HDZ officials continually cite Travnik as an illustration of intolerance towards Croats.  This is a result of a string of violent incidents there, including murders, in the late summer and autumn of 1997.  Despite high-level attention and IPTF support, the murder investigation has failed to yield any suspects.  That said, most international officials in Travnik doubt that the murders were ethnically-motivated. Since September 1997, Croat and Bosniac police have patrolled together wearing the same uniforms.  However, separate, informal chains of command continue to undermine the operations of a genuine joint police. The HDZ’s proposed solution for Travnik is to restructure the municipality along ethnic lines, replicating the division of Mostar into six municipalities, three with a Croat majority and three with a Bosniac majority.

In both Jajce and Travnik parallel municipal institutions remain in place and education is segregated.  In both, double-occupancy (the occupancy of two or more homes by a family unit which pre-war occupied only one home) is a widespread problem, and non-governmental organisations and international agencies have failed to monitor let alone systematically address the problem. The Cantonal Interior Ministry remains divided with separate Bosniac and Croat offices.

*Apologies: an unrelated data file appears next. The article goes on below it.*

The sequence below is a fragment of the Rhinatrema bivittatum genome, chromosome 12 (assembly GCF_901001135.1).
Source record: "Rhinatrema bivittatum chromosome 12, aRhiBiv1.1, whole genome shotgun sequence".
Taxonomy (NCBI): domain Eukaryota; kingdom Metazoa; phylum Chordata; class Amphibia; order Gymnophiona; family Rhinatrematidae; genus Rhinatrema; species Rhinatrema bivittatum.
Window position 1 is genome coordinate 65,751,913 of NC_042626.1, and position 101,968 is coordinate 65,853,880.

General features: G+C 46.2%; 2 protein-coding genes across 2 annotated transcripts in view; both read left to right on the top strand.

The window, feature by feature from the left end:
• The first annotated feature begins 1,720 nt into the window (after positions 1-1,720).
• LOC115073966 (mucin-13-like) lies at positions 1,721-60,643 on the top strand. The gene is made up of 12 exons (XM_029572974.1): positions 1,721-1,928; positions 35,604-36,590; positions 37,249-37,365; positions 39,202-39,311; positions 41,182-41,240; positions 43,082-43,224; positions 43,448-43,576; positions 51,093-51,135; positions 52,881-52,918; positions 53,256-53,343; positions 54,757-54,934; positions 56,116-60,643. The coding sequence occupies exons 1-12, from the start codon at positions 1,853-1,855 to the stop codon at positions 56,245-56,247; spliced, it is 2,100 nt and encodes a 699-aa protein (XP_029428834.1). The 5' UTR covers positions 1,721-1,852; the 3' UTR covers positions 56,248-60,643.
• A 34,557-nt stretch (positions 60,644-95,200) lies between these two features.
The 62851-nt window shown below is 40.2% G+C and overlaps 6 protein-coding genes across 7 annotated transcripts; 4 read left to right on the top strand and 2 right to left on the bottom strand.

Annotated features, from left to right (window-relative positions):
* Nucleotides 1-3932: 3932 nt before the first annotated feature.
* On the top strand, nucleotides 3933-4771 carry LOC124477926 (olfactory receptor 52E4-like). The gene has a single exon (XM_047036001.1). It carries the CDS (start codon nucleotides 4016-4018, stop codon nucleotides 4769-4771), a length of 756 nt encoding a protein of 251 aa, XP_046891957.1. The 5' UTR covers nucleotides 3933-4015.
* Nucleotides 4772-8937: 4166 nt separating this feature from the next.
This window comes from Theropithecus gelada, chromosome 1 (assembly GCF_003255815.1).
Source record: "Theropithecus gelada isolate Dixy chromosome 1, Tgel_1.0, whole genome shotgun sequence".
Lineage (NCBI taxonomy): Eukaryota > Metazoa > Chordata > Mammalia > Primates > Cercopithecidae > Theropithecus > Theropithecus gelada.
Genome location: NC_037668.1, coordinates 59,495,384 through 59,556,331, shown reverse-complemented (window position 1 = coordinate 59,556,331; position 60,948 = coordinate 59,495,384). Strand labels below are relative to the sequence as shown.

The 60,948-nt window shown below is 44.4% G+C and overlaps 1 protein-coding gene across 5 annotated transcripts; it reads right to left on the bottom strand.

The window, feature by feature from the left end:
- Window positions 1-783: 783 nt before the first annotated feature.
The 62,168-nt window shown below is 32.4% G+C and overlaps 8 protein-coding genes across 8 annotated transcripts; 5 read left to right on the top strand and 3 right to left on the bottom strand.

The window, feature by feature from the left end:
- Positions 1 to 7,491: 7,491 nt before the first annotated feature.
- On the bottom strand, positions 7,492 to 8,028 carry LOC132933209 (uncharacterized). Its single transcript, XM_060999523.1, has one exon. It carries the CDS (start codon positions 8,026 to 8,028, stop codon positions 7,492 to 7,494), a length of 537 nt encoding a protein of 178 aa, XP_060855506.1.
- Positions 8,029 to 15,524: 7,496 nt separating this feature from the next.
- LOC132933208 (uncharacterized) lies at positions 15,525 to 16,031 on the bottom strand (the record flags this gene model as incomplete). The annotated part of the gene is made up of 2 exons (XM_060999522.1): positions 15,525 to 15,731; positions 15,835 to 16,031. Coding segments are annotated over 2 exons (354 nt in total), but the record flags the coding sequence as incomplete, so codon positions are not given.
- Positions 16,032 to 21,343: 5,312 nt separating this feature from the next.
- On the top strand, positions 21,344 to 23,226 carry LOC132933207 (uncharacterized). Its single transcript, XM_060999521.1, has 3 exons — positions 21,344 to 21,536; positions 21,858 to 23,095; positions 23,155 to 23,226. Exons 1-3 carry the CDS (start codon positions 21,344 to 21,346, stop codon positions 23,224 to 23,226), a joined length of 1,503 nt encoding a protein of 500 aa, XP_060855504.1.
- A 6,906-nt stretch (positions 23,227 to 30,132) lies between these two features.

Jajce has received approximately 7 million DM  and Travnik 8 million DM in housing reconstruction aid.  This is considerably less than similar municipalities elsewhere where there have been fewer returns.  Aid to returnees in Jajce has been restricted owing to the uncooperative attitude of the municipal authorities, yet donors should be able to target their assistance so as to support return without strengthening the authorities.

The report ends with three pages of recommendations which, if implemented, could help ease reintegration of minority communities and facilitate further returns.

Sarajevo, 3 June 1998

Changing Dynamics in the Western Balkans

This week on War & Peace, Olga Oliker talks to Crisis Group expert Marko Prelec about the precarious situation in the Western Balkans, as Serb separatism in Bosnia and Herzegovina, and the frozen Kosovo-Serbia dispute continue to stoke regional instability.

The Western Balkans, a region defined in part by not being in the European Union, also contains several countries that were devastated by war in the 1990s. Now it faces new troubles, driven in part by the legacies of the old. Bosnia and Herzegovina is confronted with calls for secession in the autonomous Serb-dominated region, Republika Srpska, as well as the ongoing electoral grievances of its Croat minority. Meanwhile, efforts to resolve Kosovo’s dispute with Serbia over its independence have come to a standstill, leaving minority communities on both sides of the border vulnerable.

This week on War & Peace, Olga Oliker talks to Marko Prelec, Crisis Group’s Consulting Senior Analyst for the Balkans, about why ethnic tensions persist in the region and whether there is any risk of a return to conflict. They discuss the prospects for European integration, asking whether the promise of EU membership remains an effective incentive for resolving these longstanding disputes. They also consider what impact Russia’s invasion of Ukraine has had for stability in the Western Balkans, a region where painful memories of war are still very salient today.



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For more of Crisis Group’s analysis, make sure to check out our Balkans regional page and keep an eye out for our upcoming report on the risk of instability in the Western Balkans.